Easily one of the fanciest, sought-after options in Sedona, the Enchantment Resort will still cost you a pretty penny but it will feel like a bargain compared to its summer price tag!
This option is for those truly seeking luxury in the form of multiple pools, a spa, a golf club, and more.
Mid-Range: Las Posadas of Sedona
Tucked away in the charming village of Oak Creek, Los Posadas is as close to Sedona as you can get without being in the center of all the excitement.
This incredible hike is pretty much just a rock scramble to the top, and a crab walk down. Totally worth it though!
Alternative Route: To keep the good times rolling (and for a better chance at a parking spot), start at the Baldwin Trailhead for a scenic creekside addition to the main Cathedral Rock trail.
This will put you at 3.7 miles roundtrip with 931 feet of elevation gain. (AllTrails information here) — a lot more hike with just a little more elevation gain.
- 4 miles roundtrip with 534 feet elevation gain
- AllTrails information here — check this for up-to-date user reports!
Most people think that this hike is only 2 miles round trip, and it is… as long as you have a 4WD high-clearance vehicle.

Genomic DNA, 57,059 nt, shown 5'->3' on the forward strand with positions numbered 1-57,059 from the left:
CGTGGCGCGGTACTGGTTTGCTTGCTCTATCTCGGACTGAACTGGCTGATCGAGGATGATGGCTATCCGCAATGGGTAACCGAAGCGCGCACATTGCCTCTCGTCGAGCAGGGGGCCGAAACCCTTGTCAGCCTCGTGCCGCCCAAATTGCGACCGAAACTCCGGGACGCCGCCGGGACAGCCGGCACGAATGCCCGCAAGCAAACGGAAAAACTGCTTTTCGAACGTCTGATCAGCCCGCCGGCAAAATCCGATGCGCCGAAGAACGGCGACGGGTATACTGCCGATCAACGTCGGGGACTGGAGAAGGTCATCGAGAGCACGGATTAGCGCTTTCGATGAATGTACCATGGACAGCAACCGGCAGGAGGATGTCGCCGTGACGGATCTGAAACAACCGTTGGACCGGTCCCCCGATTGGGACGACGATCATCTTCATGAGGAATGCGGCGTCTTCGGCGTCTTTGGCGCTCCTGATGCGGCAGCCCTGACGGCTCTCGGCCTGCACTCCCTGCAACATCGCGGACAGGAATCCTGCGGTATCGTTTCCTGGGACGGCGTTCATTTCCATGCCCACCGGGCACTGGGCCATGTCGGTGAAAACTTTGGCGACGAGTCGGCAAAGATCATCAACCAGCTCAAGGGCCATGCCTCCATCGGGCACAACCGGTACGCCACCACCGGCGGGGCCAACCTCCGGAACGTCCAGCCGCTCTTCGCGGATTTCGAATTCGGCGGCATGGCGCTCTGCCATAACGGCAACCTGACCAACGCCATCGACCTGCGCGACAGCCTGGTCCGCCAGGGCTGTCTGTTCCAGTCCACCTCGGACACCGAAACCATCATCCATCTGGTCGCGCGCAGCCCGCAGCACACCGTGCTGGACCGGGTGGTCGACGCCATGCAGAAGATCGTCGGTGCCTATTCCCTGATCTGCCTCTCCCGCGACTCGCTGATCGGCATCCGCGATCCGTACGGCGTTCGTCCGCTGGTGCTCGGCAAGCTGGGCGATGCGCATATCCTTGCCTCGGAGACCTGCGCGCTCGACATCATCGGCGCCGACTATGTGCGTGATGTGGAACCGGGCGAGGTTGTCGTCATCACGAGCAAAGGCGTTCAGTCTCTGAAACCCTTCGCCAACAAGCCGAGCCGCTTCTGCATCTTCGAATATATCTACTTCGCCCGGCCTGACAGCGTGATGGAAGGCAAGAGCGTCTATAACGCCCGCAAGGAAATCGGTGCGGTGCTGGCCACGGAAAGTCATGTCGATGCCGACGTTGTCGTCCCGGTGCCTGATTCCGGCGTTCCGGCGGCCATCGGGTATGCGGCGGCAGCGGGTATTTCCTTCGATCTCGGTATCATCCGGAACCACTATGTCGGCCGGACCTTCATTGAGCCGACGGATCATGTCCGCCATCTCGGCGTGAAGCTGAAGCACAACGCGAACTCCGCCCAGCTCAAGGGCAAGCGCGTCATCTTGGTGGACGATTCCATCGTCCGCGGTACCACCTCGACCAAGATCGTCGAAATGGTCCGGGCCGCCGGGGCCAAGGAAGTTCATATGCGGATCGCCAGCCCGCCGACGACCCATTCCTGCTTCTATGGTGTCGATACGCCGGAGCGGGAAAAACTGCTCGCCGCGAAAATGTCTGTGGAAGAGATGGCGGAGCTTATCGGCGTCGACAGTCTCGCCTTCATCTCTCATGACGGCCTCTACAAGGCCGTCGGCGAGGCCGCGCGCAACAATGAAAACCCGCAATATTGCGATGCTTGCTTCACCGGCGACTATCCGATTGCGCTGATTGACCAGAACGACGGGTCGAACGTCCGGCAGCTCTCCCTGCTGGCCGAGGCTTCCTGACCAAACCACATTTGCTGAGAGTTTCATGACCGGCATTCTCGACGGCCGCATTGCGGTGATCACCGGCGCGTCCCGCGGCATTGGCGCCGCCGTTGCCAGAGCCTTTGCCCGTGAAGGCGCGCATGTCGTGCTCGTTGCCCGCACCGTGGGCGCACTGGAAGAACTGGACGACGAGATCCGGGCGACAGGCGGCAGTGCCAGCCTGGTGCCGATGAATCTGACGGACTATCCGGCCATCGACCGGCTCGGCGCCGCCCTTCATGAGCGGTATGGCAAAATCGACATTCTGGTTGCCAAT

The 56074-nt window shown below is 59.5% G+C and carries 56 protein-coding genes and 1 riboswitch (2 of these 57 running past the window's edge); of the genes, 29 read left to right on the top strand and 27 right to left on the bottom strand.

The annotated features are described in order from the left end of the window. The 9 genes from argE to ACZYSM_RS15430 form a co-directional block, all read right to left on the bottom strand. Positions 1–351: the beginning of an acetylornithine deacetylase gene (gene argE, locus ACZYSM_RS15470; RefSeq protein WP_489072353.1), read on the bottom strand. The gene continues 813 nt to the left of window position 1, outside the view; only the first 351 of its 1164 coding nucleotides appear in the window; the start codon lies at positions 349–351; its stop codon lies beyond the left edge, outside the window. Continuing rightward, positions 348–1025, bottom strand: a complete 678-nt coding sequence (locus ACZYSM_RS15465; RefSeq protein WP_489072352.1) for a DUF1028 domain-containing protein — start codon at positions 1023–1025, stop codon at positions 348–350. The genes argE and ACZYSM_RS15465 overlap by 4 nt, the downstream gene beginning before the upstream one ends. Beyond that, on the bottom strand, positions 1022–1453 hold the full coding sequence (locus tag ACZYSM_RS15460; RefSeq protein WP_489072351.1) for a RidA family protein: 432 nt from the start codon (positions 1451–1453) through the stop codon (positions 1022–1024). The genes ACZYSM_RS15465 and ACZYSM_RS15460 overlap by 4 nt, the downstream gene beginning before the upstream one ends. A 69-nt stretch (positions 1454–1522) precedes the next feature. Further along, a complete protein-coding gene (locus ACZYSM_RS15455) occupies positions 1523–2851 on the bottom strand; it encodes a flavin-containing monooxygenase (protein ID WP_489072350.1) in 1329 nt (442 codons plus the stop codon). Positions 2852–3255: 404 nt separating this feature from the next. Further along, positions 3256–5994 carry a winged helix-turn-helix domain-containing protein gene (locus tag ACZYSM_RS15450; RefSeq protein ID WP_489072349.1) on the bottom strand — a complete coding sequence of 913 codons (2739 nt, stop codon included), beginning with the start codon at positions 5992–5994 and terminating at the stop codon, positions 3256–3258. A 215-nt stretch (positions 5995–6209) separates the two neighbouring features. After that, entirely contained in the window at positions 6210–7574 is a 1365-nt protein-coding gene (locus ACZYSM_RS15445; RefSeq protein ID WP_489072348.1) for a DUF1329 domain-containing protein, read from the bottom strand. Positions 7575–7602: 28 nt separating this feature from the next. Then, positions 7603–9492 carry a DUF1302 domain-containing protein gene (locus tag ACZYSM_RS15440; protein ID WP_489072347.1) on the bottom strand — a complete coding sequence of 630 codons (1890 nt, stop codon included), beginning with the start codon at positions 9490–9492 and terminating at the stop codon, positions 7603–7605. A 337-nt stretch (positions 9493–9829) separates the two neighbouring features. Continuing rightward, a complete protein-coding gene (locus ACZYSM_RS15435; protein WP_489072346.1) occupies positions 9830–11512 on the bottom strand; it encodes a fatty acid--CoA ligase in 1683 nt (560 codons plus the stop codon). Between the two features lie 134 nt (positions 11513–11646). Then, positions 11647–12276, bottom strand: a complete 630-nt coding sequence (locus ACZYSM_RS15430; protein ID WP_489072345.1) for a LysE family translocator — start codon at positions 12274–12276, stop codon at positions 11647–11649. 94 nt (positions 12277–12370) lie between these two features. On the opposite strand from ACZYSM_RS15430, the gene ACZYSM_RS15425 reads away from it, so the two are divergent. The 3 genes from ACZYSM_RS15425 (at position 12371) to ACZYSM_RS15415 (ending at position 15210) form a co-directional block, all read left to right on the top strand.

If not, you’ll be adding an extra 2 miles, and I’m here to tell you how to make the most of it.
To start off: do not walk the 4WD road at Dry Creek Vista like everyone else.
Start at the Mescal Trailhead for a much more enjoyable (but equal length) route.
Bonus Tip: Double your reward by going for sunrise — you’ll have that classic walking across Devils Bridge picture in no time, vs. waiting in line at any other time of day!
- Follow via Boynton Canyon Trail — AllTrails info here
I was originally a little hesitant to put this one on here since it’s not technically an official trail, but look.
The views are simply amazing and everyone already knows about it thanks to Instagram, so I figured I should give you the tools for success.
While I can tell you that it’s located along the Boynton Canyon Trail, you’ll have to do your research to find the cave itself.
Scavenge the internet and study the directions… or follow everyone else that is going to the same place.
Whatever you do, just make sure to have an offline GPS app of some kind, just in case.
- 1.9 miles roundtrip with 242 feet elevation gain
- AllTrails Directions here
Okay so still not technically an official trail, this one has managed to find itself on Alltrails so it is much easier to find, and much shorter too!
This trail will give you some similar cave vibes without the extra fuss of the Subway Cave.
As an added bonus, it’s my favorite place to watch the sunrise!
See the icicles at West Fork.
The West Fork Trail (AllTrails info here) in Oak Creek Canyon offers something new and spectacular with every season.
Cool off by the water during the summer months, marvel as the canyon becomes a blanket of reds and oranges come fall, admire spring flowers, and escape into a winter wonderland.
It’s the gift that keeps on giving!
Of course, that natural beauty is also the reason why the parking lot is managed by a concessionaire and costs $12 per vehicle to enter.
This place is always popping!